It may have only been the first day of the Cannes Film Festival, but it was packed with glamour as stars descended on the sunshine-soaked resort.
Celebrities eager to celebrate the 70th anniversary of the festival walked the red carpet for the opening ceremony.
They included Bella Hadid, Kirsten Dunst, Uma Thurman and Julianne Moore.
Drama Ismael’s Ghosts, starring Marion Cotillard, was the first film to have its premiere at the Palais, the heart of the action during the 11-day event.
Jessica Chastain, on the jury deciding the key award winners, hugged Thelma and Louise actress Susan Sarandon on the red carpet, while British Oscar nominee Naomie Harris was there for the first main event of a packed festival.
If you’re not one of the thousands of industry professionals, budding actors or media in town for the festival, here’s what you might have missed from its opening scenes.
Red carpet fashion
Among the stars who turned heads and set the paparazzi bulbs flashing included Julianne Moore and Susan Sarandon, Bella Hadid (and her plunging neckline) and Elle Fanning.
Will Smith being extraordinarily exuberant
It’s fair to say Will Smith is pretty chuffed at being on the Cannes jury alongside the likes of Paolo Sorrentino – even though he said seeing three films a day was something he’d not done since he was a teenager.
He almost bounced into the jury press conference, giving a whoop before seeing his name badge set on the desk and announcing he would be “playing the part of Will Smith today”, then jokingly called security on a photographer getting a little too close.
The Fresh Prince of Bel Air star joked he would wear 32 outfits during the festival, after he was told previous juror Kirsten Dunst had worn 28 during her stint. But he conceded that it was too hot in the resort to be sexy and that being comfortable was key.
“I started off wanting to be sexy – really south of France Cannes sexy, but that really went out of the window today,” he said.
There was no word on his thoughts on jury president Pedro Almodovar’s maroon tracksuit and shades that he wore for the press conference.
Ismael’s Ghosts being panned
Being chosen as the opening film of Cannes may be a coup for the crew and cast – but that doesn’t save it from being critically mauled.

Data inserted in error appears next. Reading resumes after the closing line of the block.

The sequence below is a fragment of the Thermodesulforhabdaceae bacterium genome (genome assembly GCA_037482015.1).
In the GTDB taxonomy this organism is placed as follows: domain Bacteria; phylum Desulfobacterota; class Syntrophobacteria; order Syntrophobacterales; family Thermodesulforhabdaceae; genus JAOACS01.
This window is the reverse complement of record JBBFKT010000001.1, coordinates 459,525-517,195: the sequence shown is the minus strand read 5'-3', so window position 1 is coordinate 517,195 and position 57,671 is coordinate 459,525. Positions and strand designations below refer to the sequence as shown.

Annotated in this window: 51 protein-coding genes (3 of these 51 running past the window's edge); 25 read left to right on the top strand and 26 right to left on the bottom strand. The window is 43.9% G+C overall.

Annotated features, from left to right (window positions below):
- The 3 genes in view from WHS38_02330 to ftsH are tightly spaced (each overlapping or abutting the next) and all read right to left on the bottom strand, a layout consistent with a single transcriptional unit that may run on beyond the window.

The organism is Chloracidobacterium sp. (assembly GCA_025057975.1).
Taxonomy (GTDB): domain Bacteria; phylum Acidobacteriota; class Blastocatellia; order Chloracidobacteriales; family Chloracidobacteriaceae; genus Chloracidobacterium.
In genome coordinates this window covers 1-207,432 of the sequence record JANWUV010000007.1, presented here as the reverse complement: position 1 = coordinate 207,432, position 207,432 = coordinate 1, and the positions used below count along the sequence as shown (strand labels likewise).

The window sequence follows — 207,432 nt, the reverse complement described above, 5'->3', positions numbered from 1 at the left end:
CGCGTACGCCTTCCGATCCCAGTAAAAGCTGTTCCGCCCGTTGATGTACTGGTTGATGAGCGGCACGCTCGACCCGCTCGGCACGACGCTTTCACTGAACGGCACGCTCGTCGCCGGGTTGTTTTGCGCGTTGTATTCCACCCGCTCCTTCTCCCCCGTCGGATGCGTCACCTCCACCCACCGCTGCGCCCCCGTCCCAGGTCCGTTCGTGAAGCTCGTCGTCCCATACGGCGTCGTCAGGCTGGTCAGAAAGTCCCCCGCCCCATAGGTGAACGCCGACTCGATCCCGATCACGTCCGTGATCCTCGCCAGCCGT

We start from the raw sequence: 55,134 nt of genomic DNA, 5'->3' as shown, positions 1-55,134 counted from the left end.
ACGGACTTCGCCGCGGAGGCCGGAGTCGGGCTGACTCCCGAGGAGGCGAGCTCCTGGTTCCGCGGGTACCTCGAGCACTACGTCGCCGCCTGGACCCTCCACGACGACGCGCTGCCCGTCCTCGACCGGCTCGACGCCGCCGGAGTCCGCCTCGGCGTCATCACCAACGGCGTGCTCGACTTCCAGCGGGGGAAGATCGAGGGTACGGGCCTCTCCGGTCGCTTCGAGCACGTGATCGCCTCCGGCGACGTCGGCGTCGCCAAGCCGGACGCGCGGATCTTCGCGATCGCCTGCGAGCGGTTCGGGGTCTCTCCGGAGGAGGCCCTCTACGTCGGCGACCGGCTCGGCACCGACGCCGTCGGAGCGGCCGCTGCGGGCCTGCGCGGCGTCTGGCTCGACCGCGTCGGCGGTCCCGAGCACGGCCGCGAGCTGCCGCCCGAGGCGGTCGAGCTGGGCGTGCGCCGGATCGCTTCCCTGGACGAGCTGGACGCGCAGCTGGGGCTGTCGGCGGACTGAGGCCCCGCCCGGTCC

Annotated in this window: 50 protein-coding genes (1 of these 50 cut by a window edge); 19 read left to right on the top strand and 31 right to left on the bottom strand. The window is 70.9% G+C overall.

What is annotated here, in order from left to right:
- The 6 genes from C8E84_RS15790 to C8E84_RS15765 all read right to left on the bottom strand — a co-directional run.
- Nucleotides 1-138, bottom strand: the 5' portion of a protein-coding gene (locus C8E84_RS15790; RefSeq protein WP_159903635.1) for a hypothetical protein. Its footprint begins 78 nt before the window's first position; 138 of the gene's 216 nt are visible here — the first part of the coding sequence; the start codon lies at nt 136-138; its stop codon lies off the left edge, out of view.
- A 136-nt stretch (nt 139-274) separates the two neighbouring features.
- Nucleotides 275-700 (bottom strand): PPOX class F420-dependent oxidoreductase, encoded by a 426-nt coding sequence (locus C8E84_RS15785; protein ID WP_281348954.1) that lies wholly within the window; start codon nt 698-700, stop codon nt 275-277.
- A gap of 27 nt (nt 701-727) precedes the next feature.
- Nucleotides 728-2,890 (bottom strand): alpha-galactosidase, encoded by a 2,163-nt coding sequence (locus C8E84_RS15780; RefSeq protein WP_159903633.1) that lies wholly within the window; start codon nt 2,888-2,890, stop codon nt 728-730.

Ismael’s Ghosts, directed by Arnaud Desplechin, is about a woman returning to her film director husband after being missing for 20 years, but finding him with a new lover. It was described as “time-wasting” and “self indulgent” by The Guardian.
While The Hollywood Reporter is a little kinder, it says the film “won’t be an easy sell”.
But it clearly left a nasty taste in Variety’s critic Peter Debruge’s mouth, as he wrote: “If Ismael’s Ghosts were a meal, it would be a massive slab of off-tasting meat alternative, wrapped in fake bacon, cooked in margarine, then covered in dairy-free imitation cheese.”
The reviews for Loveless, which was also screened on Wednesday, were much better. Matt Anderson of BBC Culture described it as “brilliant – but heavy and relentlessly grim”.
He said: “After his last film, Leviathan, the director Andrei Zvyagintsev came in for a lot of criticism in Russia for the dark picture of the country he put forward. Loveless is in many ways even harsher and more direct in its condemnation of daily life under Putin.
“It played very well at the press screening – but it will be interesting to compare the reactions from Russia and abroad.”
Badges of honour
Those lucky enough to have accreditation for the festival could have been forgiven by being confused when they picked up their pass.
For this year, as a tongue-in-cheek addition, badges with a variety of well-worn Cannes phrases came attached to the lanyard.
Guests were seen discussing who had the best slogan, with phrases – in French and English, and chosen by the Cannes team – including “I’m so pathetic I took a selfie on the red carpet”, “Who won the Palme d’Or last year?” and “How come I didn’t get invited?”.
That last one has already been heard at least once on the Croisette, Cannes’ strip of hotels and beaches hosting lavish parties, even though the festival has barely begun.
Emoji Movie crashes Cannes
Speaking of uninvited guests, one of the stars of the upcoming Emoji Movie – the one featuring Sir Patrick Stewart as a bow tie-wearing piece of poo – crashed into Cannes as the festival was getting going.
T J Miller parasailed onto a pier outside the Carlton Hotel in the heart of the town, only to promptly fall in the water. Soaking wet, he declared he thought it was “funny” – so no sad face needed here.
The publicity stunt came despite – or perhaps because of – the fact the film is not being shown at Cannes.
The Cannes Film Festival runs until 28 May
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